Democracy was defined as government of the people, for the people, by the people. Churchill went on to say that it’s the least-worst system we’ve evolved.

The Brexit referendum has raised important questions. Does democracy work if voters are led to believe that when there’s no bread there will be cake? Does it work when the instruments of dissemination of news and opinion are mostly in the hands of those who will profit by one verdict? Is a referendum result final and forever or can it be reversed or reaffirmed after years when hundreds of facts, figures and consequences come to light which inevitably change minds? Britain has a fixed-term Parliament, so if the country voted for one party to rule, it could in five years vote that party out. This ain’t China!

Brexitwallas played on the xenophobia of sections of the British public. “Take back control of our democracy” was their slogan, and to the majority of supporters, it meant keep the foreigners out.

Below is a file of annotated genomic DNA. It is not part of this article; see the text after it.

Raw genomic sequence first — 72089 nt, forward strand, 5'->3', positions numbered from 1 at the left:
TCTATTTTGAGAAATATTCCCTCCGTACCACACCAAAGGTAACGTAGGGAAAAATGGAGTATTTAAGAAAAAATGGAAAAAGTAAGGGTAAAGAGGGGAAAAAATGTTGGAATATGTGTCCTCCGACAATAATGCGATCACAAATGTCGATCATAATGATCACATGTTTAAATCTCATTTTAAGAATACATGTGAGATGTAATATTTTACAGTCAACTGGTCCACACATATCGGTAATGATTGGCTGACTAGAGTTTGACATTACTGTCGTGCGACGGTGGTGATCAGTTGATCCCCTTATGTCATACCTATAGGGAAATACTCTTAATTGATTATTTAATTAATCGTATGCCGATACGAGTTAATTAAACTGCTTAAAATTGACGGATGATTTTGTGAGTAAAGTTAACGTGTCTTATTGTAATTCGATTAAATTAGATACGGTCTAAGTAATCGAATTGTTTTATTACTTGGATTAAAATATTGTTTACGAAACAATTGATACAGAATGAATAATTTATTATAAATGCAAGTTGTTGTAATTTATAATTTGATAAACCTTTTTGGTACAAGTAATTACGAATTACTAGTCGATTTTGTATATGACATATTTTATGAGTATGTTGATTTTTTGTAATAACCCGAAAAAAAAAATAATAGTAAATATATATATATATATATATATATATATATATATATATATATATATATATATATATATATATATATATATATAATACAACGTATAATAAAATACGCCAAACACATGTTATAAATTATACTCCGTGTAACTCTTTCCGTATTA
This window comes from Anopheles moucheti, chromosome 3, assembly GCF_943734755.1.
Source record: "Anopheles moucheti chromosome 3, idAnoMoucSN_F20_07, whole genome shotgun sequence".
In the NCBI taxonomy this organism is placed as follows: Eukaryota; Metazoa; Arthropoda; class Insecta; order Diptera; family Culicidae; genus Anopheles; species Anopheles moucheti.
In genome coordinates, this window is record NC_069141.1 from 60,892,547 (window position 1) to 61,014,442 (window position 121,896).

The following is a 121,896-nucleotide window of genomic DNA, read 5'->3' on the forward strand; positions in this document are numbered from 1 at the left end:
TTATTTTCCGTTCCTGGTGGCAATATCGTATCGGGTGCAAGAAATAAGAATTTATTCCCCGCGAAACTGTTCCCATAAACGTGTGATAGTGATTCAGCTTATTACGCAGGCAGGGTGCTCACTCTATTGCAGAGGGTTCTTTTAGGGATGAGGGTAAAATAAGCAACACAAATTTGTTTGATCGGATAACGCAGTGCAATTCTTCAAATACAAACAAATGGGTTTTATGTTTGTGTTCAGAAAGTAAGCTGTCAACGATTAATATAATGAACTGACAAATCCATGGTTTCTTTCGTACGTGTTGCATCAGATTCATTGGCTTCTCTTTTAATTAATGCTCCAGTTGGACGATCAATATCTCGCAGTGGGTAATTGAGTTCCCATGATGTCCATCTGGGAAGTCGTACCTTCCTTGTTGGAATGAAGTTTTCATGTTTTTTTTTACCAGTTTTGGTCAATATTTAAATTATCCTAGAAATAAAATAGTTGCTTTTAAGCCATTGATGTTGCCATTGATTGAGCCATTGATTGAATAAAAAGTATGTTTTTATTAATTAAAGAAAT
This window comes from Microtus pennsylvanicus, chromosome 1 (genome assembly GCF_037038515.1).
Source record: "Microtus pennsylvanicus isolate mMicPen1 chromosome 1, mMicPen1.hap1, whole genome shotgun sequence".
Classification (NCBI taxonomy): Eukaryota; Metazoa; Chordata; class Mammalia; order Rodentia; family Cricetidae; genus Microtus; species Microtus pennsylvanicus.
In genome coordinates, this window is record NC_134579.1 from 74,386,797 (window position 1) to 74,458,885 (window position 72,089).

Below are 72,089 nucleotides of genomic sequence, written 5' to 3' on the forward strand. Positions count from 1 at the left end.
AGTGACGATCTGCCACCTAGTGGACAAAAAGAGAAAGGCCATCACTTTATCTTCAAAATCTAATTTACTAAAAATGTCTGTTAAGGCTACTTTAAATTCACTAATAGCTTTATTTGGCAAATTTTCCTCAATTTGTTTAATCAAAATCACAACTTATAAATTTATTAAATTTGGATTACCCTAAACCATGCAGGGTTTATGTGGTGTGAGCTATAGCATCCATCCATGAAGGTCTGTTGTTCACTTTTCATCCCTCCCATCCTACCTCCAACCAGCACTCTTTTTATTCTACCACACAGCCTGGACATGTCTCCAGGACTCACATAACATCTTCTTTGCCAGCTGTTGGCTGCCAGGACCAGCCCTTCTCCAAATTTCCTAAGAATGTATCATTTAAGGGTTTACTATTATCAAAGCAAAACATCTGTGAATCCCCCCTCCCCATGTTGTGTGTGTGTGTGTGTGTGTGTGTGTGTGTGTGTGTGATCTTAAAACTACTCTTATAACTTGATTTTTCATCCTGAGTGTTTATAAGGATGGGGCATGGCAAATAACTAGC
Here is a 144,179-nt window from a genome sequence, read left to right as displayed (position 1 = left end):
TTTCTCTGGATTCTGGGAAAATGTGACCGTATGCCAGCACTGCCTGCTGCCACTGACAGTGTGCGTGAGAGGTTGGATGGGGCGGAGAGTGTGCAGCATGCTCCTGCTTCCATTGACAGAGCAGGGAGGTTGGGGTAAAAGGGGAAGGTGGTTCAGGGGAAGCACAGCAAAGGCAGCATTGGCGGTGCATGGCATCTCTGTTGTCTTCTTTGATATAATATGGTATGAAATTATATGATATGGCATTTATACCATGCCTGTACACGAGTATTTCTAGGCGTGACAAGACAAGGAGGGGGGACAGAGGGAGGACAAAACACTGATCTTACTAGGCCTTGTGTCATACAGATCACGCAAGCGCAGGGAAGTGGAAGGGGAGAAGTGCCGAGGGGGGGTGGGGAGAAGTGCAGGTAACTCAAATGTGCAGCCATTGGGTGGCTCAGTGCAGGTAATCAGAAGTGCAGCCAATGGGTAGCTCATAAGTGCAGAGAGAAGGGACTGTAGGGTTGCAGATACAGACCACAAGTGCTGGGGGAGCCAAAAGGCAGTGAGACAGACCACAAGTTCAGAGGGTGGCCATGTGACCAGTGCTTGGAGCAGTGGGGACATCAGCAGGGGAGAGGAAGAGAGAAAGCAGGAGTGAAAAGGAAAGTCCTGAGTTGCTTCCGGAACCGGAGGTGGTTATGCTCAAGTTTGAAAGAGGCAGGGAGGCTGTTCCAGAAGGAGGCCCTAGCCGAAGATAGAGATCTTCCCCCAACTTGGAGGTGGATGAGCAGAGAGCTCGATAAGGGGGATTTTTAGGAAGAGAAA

And now these champions of democracy allow a Prime Minister to be installed through the votes of 0.0024242 per cent of the population. Oh yes! The people have spoken. All 0.0024242 per cent of them!

The final irony (or perhaps not) is that in the name of defending the right of the British Parliament to pass all of Britain’s laws, the Brexiteers voted this week to suspend the operation of Parliament so that the new Prime Minister can push through a no-deal Brexit without getting it passed through Parliament. The very perpetrators of the leave campaign whose main platform was “take back control” — meaning let the Westminster Parliament be supreme — have now passed into law a means by which that Parliament can be “prorogued” and the Prime Minister can dictatorially take the UK out of the EU on the worst terms for its economy, future and place in the world.

O tempora, O mores! You’ve got to laugh.

Tags: theresa may, tory party